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Opinion

Letters to the Editor: One grim statistic shows we desperately need more organ donors

Tony Fernandez
Tony Fernandez, seen playing for the New York Yankees in 1995, died at the age of 57 while awaiting a kidney transplant.
(Tony Dejak / Associated Press)

To the editor: In a letter to the editor, Dr. Jonathan Lucas, the chief medical examiner-coroner of Los Angeles County, states that only 5% of the nearly 10,000 deaths investigated annually by his office involve tissue and/or organ donors. Whether this figure is representative of the entire population of Los Angeles County, the state of California, or the entire U.S., it is nevertheless shockingly low.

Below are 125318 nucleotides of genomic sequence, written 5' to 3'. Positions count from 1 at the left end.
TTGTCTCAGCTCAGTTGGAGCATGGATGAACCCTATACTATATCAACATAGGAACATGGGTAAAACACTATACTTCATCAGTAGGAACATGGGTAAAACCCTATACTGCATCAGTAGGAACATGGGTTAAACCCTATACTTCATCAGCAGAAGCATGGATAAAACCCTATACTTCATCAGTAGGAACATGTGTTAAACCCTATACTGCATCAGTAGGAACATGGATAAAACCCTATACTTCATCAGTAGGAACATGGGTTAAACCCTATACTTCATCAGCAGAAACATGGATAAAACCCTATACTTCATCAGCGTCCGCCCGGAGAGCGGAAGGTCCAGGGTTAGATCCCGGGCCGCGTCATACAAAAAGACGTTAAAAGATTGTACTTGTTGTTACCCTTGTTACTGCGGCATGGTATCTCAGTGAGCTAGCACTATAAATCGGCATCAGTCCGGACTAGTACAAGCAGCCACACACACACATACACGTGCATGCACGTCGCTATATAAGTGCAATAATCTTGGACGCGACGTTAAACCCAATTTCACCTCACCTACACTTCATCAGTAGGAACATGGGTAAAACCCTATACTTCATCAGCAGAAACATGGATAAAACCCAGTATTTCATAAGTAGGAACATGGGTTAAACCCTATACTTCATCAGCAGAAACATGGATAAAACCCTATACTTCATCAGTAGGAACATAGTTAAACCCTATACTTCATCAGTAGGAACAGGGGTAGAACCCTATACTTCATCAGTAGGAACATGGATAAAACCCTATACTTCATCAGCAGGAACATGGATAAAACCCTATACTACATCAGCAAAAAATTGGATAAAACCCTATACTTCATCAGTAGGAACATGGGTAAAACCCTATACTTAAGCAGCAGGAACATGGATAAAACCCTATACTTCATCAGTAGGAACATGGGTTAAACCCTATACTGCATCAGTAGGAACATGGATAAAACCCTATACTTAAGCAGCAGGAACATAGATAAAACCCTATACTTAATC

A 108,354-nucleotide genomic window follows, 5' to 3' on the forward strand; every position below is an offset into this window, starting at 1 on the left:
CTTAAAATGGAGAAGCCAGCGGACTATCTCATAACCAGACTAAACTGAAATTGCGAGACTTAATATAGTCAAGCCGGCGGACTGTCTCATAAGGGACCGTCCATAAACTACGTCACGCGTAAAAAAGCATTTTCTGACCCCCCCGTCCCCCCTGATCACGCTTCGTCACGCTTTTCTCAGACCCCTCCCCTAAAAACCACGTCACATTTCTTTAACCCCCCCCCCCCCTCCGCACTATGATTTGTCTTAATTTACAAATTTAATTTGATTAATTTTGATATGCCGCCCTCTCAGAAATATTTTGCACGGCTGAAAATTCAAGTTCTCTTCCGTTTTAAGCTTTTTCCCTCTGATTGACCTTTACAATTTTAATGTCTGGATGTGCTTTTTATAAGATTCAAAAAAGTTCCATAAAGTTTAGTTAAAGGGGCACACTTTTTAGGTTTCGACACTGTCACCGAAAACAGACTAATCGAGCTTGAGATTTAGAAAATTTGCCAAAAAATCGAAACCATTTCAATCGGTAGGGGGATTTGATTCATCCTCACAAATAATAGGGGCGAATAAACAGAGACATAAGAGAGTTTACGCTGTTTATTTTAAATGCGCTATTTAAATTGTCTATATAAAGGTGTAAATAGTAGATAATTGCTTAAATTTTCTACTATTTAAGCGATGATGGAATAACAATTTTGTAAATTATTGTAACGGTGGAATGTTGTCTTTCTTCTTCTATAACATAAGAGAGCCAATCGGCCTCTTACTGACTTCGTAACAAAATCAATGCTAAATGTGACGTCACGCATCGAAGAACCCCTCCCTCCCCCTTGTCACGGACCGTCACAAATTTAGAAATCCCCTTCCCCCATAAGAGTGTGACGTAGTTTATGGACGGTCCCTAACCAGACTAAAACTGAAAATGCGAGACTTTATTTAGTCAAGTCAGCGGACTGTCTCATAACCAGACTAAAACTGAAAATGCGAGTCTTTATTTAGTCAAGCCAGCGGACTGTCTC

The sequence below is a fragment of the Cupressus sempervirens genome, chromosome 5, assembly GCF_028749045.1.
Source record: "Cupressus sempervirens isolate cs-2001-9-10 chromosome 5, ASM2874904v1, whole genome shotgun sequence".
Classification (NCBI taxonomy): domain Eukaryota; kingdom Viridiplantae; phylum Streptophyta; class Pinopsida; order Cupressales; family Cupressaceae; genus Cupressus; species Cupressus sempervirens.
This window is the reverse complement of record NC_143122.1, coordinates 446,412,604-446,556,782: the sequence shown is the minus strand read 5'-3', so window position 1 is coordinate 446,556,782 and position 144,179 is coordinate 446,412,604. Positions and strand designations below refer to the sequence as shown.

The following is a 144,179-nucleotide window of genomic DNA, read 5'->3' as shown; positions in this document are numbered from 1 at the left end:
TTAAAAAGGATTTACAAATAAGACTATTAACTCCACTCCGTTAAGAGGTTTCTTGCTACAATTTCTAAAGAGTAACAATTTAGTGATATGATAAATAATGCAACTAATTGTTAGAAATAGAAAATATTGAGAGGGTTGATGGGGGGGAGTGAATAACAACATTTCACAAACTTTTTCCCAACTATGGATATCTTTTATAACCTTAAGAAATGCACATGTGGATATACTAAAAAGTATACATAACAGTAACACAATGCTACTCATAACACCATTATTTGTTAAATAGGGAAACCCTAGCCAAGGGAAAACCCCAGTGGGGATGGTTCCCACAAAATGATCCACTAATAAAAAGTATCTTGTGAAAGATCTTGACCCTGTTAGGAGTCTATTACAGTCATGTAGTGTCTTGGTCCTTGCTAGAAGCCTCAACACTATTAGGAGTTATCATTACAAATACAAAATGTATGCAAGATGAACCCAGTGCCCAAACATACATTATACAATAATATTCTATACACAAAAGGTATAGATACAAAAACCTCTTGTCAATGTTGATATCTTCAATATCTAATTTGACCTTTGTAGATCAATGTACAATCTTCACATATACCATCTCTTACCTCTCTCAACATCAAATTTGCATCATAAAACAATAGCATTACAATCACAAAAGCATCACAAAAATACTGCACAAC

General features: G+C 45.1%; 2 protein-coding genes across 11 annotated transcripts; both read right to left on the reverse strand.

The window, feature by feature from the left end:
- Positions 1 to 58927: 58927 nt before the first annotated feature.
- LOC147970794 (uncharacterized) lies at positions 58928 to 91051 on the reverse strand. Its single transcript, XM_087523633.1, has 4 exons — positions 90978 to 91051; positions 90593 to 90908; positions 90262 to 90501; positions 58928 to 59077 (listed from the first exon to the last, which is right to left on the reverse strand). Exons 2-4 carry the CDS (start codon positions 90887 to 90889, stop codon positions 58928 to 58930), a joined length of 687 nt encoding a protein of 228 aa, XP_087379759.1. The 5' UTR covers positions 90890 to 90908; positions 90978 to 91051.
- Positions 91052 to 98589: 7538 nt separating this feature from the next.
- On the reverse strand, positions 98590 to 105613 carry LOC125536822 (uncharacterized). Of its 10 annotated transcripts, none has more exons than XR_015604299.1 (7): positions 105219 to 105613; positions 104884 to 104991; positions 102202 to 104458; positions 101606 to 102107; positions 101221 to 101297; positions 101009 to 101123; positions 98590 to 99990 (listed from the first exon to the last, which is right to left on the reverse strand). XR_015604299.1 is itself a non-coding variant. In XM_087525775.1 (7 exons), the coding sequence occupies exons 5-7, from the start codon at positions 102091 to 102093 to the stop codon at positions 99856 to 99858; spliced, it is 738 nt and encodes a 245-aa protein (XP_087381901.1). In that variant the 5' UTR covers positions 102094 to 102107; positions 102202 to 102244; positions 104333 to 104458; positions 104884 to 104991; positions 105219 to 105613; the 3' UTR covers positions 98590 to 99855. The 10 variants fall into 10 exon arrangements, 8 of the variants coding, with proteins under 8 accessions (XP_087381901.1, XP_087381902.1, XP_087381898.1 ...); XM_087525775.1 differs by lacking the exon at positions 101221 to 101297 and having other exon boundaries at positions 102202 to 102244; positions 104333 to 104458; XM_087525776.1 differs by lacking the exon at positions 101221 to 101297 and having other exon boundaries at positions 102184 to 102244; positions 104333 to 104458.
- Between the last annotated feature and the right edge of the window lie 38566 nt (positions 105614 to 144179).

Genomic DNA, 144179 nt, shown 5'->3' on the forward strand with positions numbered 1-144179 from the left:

A day earlier, there was a brief note in the Sports section of the L.A. Times that former Major League Baseball all-star shortstop Tony Fernandez had died of kidney failure in Florida at age 57 while on the waiting list for a transplant.

Thousands of lives are saved nationwide each year through organ transplantation. However, one is only left to wonder how many thousands more are lost because not enough people are willing to give the gift of life by becoming organ donors.

Mark Haas, M.D., Sherman Oaks

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The writer is a renal pathologist at Cedars-Sinai Medical Center.


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